By Max Anderson
LONDON — A conference on "Economic Policies for Full Employment and Defence of the Welfare State" was held at Congress House on December 3. It followed a conference on "The Future of the Welfare State" in December 1993 which was described by a prime mover, Bryan Gould, as "one of the most significant gatherings on the left for a very long time" because of the support it generated within the labour movement for the goals of full employment and a continuing welfare state.
MP Ken livingstone said in his introduction to the conference, "The Republicans in the US are planning to balance the budget with massive attacks on the welfare state, and there are strong links between the Republicans and the Tories in Britain. It is disturbing that Michael Portillo has emerged as the leader of the Tory right, as he has articulated the case for the destruction of the welfare state."
The Labour Party leadership is currently indebted, for its view of where the welfare state might be going, to the report of the Commission for Social Justice. But its inadequacies were set out by Diane Abbott, who said that "it makes no attempt to deal with the inequality that has been Thatcher's legacy. It presents no challenge to the low-wage economy, and aims to put women into low-paid part-time work."
Another Labour MP, Joan Lestor, said that her constituency was one of the most deprived areas of Britain, and "a lack of jobs has created a loss of hope". Although Britain's wealth had trebled since 1960, poverty had trebled with it, and a quarter of children in Britain live below the poverty line.
John Edmonds, the general secretary of the GMB (the general union), praised the Full Employment Forum for its victory in the battle of ideas. "We have transformed the labour movement's political agenda. At the 1992 general election, full employment wasn't an issue, but John Smith's speech to the 1993 TUC Conference, at which he signalled the Labour leadership's commitment to full employment, was a turning point."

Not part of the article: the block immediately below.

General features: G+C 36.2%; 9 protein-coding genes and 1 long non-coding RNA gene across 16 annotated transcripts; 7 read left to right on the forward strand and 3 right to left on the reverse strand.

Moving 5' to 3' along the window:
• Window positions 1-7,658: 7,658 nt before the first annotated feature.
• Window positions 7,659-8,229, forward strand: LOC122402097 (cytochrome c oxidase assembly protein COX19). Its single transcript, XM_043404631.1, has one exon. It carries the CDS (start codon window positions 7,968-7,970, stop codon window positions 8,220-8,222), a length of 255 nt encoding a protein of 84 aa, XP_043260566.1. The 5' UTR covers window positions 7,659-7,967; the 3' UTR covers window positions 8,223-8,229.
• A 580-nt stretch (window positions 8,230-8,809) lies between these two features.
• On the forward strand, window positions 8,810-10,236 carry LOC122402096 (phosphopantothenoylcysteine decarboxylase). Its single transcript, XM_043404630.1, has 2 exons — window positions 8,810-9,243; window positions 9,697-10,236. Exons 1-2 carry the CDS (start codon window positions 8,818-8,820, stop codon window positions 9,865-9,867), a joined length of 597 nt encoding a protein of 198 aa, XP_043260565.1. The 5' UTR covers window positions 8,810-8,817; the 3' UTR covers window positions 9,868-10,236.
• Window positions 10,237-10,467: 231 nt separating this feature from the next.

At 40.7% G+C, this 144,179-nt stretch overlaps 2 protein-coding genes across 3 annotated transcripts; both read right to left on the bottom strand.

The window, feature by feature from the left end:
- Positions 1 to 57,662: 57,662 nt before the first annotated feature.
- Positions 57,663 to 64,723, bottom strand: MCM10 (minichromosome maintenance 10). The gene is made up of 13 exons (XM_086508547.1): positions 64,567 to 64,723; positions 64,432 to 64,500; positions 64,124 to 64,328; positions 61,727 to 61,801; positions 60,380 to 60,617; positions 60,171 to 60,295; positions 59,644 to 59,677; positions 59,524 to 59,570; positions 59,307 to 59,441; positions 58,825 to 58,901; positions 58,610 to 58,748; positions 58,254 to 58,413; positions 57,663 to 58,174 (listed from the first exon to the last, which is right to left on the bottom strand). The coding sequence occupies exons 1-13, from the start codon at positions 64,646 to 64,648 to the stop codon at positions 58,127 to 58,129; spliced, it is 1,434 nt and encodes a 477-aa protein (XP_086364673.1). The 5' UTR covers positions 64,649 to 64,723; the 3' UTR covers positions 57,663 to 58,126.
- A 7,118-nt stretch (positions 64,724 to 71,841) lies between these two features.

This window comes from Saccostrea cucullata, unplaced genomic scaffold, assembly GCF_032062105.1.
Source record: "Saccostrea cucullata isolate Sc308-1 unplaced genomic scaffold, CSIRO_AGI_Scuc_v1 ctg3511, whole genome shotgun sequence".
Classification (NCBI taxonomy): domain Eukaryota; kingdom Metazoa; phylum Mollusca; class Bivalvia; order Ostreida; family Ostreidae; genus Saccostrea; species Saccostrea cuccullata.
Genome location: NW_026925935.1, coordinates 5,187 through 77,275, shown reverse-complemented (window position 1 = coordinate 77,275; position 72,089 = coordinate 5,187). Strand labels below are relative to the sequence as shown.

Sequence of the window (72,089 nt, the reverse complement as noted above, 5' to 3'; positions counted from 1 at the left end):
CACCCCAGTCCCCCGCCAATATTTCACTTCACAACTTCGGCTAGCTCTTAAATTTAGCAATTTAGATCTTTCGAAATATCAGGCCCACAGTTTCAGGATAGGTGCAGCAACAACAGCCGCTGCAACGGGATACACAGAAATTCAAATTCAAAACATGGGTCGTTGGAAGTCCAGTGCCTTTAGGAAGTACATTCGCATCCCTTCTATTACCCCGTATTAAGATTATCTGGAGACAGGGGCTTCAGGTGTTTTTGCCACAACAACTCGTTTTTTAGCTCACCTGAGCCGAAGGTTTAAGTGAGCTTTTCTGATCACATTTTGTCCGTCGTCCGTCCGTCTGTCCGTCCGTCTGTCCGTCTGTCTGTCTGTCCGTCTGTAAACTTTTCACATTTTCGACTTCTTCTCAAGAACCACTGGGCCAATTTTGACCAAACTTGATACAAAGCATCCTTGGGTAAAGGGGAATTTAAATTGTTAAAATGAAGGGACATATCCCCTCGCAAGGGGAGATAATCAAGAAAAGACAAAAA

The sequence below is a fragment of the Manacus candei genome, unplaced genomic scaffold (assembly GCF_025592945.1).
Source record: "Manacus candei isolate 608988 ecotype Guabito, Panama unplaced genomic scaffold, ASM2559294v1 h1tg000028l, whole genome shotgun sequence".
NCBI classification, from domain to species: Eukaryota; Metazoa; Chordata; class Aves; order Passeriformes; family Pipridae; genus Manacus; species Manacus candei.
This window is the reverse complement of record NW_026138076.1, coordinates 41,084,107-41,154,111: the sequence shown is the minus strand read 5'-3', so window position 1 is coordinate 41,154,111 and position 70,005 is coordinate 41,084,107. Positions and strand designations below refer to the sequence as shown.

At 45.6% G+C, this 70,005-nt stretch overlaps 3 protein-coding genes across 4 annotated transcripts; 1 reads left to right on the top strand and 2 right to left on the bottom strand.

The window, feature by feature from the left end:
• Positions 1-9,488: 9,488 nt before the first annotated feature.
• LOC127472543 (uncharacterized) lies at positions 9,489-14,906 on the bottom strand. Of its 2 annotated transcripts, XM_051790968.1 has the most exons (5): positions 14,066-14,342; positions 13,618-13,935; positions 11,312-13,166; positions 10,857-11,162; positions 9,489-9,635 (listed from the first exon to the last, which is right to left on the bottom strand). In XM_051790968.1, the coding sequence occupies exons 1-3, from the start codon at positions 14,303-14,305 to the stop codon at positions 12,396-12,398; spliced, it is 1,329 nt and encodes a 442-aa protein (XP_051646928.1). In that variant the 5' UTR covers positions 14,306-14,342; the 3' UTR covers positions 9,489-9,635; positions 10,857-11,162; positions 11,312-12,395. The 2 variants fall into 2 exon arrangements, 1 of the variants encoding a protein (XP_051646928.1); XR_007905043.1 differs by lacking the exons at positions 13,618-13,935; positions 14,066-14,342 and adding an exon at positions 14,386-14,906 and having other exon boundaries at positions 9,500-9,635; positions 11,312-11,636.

Actually creating full employment, Edmonds said, would not be as difficult as some people thought. "The work to do is everywhere: in transport, the environment and caring for the elderly. But the market won't create jobs. Both initial economic stimulus by government and a commitment on its part to carry policies through would be necessary; so it must occasionally borrow money to stimulate the economy."
Edmonds was signalling his desire for a Labour government to reject the neoclassical economic outlook, centred on balanced budgets and low inflation, that has dominated policy making since the late 1970s. Further points of departure from the monetarist consensus were outlined by Dr Brian Burkitt, who suggested a series of tax rises, including the imposition of a sales tax on private health and education.
The final session, chaired by Jeremy Corbyn MP, was rounded off by a call from Livingstone for the Labour Party to set out a positive strategy, rather than merely point out the failings of the Conservatives. He provided a rationale for the continuing existence of the welfare state: "Nearly everyone in parliament had the benefit of the welfare state, and I get angry at the thought that the generation which got so much out of it might kick away the ladder."